My parents and I moved to Cat Spring in 1987. Prior to that, my entire 11-year childhood consisted of a suburban life in Houston — the fourth largest city in the United States. In 1987 I was plunked into a rural sprawl and a township that consisted of a post office, a gas station/beer saloon called Crossroads and a population of 38 and a ‘coon dog. At the time, I hated it. I hated moving away from my friends, my neighborhood, the big city where everything was at my fingertips. What used to be a quick trip to the movie theatre was now an all-day event. Going to the grocery store with my mom was an outing, not an errand.
Cat Spring is an hour west of Houston. It’s close enough to Houston so you can go there if you needed to, but not close enough to go if you wanted to. At 11-years-old, I had no other choice but to acclimate myself. And my parents had to acclimate as well to our new community. Part of my family’s acclimation was understanding “the wave.” Most of Austin County is veined by farm market roads on which the locals travel to and fro. And the locals, without fail, always waved to oncoming vehicles. The men, while leaving their left hand at 12 o’clock on the steering wheel would lift their single index finger to say “howdy” with a single digit salute. The women usually wave with all four fingers while keeping their thumb on the steering wheel, as if they almost would prefer to pick their entire hand up, show you their full palm and jiggle the entire hand in full and excited waving motion.
It only takes a few times where you, as the driver, are compelled to reciprocate the gesture. It’s like you’ve been bitten by a zombie and have now become one of them. You’re now a tribesman (or woman). As a city dweller, the first time you return a wave, it feels silly, almost childish. You’ve grown accustomed to hostility among seas of strangers on interstates and the notion of waving to someone on the road means you’re either in need of help, or you actually know the person that you’re waving to. Your brain cannot comprehend the idea of a friendly hand gesture while driving.
After traveling for a few days on a farm market road in Austin County, waving becomes a habit. It’s now second nature. Now you’re the instigator of the wave, instead of waiting for the oncoming traveler to wave. Gone is the thought that perhaps this waving business was just a fad that you happened upon. You moved to their county and they waved to you to simply say “howdy” — to remind you that people are inherently nice and good and might actually care that you have a decent day, doing whatever it is that you’re going to do.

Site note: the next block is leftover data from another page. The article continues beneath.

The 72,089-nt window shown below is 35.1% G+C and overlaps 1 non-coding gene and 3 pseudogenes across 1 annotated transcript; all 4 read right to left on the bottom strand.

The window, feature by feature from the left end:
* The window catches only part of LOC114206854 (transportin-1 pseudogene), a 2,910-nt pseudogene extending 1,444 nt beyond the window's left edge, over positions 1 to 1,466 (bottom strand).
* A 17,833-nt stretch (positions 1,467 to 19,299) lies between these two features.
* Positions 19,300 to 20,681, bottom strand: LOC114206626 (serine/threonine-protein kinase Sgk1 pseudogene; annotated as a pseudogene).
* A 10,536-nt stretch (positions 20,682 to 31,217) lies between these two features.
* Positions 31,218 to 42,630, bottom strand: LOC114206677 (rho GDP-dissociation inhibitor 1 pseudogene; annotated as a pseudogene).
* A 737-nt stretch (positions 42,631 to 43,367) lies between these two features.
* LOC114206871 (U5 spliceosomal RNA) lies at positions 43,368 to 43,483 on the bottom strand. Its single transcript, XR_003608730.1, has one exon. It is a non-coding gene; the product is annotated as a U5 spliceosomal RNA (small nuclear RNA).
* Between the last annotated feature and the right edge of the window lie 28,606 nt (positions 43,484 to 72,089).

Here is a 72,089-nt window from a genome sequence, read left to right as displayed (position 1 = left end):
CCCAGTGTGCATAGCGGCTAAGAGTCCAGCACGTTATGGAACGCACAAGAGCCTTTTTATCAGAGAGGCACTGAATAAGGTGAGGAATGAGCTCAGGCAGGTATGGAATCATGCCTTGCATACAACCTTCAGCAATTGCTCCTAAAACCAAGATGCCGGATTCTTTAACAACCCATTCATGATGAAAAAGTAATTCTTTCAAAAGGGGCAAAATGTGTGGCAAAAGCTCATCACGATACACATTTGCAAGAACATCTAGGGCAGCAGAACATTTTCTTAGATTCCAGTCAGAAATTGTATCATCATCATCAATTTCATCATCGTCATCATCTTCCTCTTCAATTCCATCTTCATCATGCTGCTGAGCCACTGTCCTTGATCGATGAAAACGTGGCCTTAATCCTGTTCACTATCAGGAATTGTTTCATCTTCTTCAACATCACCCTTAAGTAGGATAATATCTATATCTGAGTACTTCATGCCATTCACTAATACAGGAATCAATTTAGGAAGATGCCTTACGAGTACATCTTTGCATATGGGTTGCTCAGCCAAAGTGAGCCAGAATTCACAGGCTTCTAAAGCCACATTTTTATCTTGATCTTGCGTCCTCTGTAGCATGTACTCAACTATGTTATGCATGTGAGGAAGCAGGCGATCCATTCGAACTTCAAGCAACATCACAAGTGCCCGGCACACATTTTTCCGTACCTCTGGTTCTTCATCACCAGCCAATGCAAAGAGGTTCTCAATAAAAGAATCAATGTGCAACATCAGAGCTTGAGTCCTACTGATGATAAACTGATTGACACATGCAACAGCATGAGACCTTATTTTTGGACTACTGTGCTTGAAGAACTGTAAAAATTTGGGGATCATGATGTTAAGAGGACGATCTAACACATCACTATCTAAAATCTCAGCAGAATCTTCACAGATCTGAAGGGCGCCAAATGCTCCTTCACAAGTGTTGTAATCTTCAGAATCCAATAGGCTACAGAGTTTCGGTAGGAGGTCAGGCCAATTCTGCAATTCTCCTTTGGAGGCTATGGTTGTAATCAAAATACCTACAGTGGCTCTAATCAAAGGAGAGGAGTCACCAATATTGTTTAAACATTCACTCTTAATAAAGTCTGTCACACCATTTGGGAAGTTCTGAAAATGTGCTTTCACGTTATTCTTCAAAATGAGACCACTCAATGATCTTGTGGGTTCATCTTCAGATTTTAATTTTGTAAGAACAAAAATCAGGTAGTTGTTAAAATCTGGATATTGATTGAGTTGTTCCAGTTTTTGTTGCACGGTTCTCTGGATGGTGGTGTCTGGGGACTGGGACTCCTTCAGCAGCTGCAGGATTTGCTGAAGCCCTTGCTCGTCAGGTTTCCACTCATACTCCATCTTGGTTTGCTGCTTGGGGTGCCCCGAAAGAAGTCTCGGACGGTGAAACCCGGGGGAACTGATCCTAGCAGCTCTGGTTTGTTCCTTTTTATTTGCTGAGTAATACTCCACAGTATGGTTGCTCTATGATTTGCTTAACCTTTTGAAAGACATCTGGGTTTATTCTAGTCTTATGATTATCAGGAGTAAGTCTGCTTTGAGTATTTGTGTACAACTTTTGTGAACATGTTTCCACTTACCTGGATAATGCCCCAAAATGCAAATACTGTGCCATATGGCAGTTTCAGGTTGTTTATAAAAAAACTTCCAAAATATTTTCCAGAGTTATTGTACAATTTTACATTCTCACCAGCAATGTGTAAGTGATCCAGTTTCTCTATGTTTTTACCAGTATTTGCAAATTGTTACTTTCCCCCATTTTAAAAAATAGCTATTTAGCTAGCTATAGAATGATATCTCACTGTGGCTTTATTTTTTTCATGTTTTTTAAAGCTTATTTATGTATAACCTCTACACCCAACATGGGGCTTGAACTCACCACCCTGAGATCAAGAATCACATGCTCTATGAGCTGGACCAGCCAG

At first, for me, as a pre-teen, the farm market wave was laughable. But I quickly learned to appreciate and expect the wave. When I turned 15, and against state law, I started driving. And I immediately started waving at the folks that I passed on my commute to school, football or track practice, Tae Kwon Do, or an outing to visit with friends. It always felt good to give a wave and to receive a wave. The wave meant community.
Not really conscious of it, I waved goodbye to the wave when I moved to Austin in 1994 for college. Like any college kid, I made many a trip back to my parents’ house for weekends, and was always comforted by the farm market road waves when I returned. It reminded me of that widely adopted notion of a community that just doesn’t exist in urban settings.
Just this past weekend my daughter and I drove the 10 miles to Shultz’s general store in New Ulm for fishing worms. I waved to the 7 vehicles that we passed. One gentlemen, in a pickup truck, hesitantly waved back. In my mind, as that guy drove on past me, he probably thought, “That was nice, but I guess that guy just doesn’t know that we don’t do that around here anymore.”
People on the farm market roads in Austin County (and surrounding counties) don’t instinctively wave to oncoming vehicles anymore. And it’s been that way for at least 5 years, as far as I can recollect. I think too many people from larger cities have since moved “out to the country” and didn’t allow themselves to actually become part of the community. Instead, they kept their hands at 10 & 2, with NPR on the radio to remind them of the “real” outside world, while they kept their eyes focused on the country road, in a hurry so they can get to the antique store to procure “authentic” country goods with which to furnish their quaint country cottage.
Country folk have a saying: “Don’t be a stranger.” When my wife, daughter and I go back to visit my mom out in Cat Spring, it feels like we’re strangers once we exit Hwy 71 and make our way down the farm market roads. It might take me passing a few cars before I remember to instigate the wave. I just hope that one day they start waving back again.